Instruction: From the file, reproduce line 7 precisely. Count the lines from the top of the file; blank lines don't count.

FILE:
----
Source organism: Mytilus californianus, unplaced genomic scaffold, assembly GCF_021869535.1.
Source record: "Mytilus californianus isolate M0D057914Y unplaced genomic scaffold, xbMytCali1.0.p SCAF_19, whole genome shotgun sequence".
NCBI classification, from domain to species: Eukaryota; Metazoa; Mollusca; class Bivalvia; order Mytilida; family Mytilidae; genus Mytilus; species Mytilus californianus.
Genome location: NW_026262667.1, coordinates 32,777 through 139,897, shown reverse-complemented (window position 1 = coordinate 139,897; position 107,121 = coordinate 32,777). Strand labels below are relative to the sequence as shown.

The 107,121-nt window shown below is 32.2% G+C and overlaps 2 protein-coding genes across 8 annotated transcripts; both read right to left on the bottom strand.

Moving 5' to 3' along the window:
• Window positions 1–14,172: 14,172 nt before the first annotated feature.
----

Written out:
• Window positions 1–14,172: 14,172 nt before the first annotated feature.